Taiwan votes for president this weekend in battle for national identity
By Laura Mannering
Taiwan is expected to turn its back on closer ties with China when it votes for a new president on Saturday, in an election symbolising the island’s battle for identity.
As citizens prepare to go to the polls, many frustrated Taiwanese are calling for change as fears grow over China’s increasing influence, casting a gloom exacerbated by economic woes.
Current president Ma Ying-jeou was voted in by a landslide eight years ago, promising prosperity through warmer relations with Beijing.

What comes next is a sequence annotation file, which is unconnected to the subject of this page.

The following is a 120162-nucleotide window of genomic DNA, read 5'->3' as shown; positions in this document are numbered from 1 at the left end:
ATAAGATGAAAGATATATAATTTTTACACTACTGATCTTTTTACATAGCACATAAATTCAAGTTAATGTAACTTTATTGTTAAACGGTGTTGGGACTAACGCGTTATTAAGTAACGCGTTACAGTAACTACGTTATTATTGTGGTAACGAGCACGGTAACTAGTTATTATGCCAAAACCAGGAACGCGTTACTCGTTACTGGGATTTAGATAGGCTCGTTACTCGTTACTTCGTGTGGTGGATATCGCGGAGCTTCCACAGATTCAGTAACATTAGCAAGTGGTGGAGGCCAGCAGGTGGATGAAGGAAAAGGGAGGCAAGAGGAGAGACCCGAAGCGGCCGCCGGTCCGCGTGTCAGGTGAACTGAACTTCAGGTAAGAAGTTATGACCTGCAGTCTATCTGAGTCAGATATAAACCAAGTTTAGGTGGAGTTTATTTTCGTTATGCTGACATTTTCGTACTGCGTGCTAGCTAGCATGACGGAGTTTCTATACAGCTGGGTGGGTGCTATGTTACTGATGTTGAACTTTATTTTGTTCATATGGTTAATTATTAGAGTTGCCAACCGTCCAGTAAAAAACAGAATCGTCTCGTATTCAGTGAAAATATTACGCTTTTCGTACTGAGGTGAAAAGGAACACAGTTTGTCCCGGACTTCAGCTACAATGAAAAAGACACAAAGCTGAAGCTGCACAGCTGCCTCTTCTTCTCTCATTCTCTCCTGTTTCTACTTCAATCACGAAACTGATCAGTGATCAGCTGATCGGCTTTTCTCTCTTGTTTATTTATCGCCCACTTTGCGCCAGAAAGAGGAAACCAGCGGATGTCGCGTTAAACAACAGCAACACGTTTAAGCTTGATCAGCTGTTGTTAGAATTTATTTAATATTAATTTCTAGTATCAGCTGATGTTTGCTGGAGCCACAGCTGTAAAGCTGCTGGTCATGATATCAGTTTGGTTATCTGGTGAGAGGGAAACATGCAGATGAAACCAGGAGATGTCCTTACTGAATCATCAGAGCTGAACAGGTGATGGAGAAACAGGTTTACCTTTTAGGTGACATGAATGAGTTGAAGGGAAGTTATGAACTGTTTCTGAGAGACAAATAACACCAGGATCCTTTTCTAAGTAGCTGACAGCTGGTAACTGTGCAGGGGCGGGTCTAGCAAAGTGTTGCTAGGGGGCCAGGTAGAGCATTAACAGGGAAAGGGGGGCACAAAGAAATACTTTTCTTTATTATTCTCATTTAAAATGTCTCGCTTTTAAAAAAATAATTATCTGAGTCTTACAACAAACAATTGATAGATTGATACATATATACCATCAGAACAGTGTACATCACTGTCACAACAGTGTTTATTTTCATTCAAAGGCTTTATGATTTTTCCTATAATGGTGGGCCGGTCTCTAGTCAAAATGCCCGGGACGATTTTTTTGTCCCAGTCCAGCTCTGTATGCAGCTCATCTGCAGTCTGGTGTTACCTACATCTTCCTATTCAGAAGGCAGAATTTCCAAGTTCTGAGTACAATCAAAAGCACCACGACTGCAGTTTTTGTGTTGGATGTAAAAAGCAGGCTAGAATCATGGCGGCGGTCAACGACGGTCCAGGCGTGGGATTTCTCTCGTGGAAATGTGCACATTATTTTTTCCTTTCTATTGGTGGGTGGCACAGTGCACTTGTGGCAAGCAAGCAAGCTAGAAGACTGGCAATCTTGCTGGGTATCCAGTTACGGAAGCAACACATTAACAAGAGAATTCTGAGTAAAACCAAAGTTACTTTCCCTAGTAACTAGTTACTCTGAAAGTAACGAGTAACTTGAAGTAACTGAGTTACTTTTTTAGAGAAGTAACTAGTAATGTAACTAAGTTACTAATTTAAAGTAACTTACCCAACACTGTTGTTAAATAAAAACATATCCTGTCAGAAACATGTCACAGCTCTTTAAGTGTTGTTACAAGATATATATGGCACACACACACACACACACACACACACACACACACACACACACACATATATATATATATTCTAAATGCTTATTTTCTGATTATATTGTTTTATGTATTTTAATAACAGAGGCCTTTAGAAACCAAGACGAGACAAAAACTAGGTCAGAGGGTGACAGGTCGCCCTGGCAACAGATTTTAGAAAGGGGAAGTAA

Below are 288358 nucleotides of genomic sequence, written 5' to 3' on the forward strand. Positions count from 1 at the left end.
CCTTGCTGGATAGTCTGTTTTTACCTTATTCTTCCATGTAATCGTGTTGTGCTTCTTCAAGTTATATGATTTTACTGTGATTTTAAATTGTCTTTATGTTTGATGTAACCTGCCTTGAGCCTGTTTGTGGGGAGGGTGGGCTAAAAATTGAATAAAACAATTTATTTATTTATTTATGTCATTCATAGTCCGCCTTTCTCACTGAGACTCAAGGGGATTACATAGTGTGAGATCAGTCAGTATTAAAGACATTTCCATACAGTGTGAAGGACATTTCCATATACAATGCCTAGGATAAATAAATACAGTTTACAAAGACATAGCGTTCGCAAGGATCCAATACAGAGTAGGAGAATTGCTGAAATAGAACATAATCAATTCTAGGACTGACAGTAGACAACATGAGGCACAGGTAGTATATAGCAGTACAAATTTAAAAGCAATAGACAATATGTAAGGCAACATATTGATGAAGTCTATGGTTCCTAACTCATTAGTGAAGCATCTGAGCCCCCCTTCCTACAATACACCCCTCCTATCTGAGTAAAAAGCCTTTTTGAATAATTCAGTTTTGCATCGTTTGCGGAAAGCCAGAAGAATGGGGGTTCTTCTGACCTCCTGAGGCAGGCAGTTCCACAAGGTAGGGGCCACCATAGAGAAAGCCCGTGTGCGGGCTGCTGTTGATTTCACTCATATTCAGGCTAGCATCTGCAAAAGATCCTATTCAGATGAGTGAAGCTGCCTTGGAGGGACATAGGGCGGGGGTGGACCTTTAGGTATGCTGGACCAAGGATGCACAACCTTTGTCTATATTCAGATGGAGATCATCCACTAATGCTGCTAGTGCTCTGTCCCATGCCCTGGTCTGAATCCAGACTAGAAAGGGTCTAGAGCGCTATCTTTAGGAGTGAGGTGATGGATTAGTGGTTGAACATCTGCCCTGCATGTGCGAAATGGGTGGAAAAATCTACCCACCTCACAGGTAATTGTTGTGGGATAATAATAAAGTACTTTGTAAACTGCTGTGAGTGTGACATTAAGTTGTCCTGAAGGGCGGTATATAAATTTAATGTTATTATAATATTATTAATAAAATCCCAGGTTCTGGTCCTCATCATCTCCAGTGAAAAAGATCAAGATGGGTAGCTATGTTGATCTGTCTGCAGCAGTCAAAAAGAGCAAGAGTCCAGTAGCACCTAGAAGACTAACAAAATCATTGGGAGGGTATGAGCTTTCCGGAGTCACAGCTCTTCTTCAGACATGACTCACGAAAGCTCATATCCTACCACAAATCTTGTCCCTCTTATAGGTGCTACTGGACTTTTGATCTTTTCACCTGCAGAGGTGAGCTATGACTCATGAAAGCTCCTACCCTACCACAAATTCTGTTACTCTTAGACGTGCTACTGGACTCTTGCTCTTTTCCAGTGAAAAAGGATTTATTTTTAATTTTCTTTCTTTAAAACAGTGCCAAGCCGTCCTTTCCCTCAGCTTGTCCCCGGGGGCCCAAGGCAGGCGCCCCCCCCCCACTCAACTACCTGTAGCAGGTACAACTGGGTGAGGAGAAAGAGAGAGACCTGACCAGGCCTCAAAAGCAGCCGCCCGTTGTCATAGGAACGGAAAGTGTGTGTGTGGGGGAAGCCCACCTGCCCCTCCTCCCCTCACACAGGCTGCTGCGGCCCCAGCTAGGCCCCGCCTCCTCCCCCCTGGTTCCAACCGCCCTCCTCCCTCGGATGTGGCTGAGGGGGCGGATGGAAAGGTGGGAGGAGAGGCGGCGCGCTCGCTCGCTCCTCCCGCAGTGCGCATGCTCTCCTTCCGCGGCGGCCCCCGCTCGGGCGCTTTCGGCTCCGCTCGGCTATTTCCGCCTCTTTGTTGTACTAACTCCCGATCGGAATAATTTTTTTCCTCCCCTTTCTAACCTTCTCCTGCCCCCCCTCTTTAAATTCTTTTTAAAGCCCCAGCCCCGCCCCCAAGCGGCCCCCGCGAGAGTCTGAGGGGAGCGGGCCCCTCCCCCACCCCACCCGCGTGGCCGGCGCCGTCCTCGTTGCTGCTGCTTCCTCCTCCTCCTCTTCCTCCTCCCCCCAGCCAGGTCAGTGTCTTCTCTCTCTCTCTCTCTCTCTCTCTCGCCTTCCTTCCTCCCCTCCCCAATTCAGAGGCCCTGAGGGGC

But trade deals and a tourism boom under his ruling Kuomintang (KMT) have been offset by deep unease that China is eroding Taiwan’s identity and sovereignty by making it economically dependent.
Voters are also angry that the economic benefits from closer ties have not filtered down to ordinary Taiwanese.
The Democratic Progressive Party (DPP) — which takes a much more sceptical approach to China relations — is tipped to win Saturday’s vote, and make its leader Tsai Ing-wen Taiwan’s first woman president.
“I’m concerned the government is eager to pursue ties with China without carefully calculating the risks,” said Lee Yi-chung, a Taipei businessman in his 40s who will be voting DPP. Read more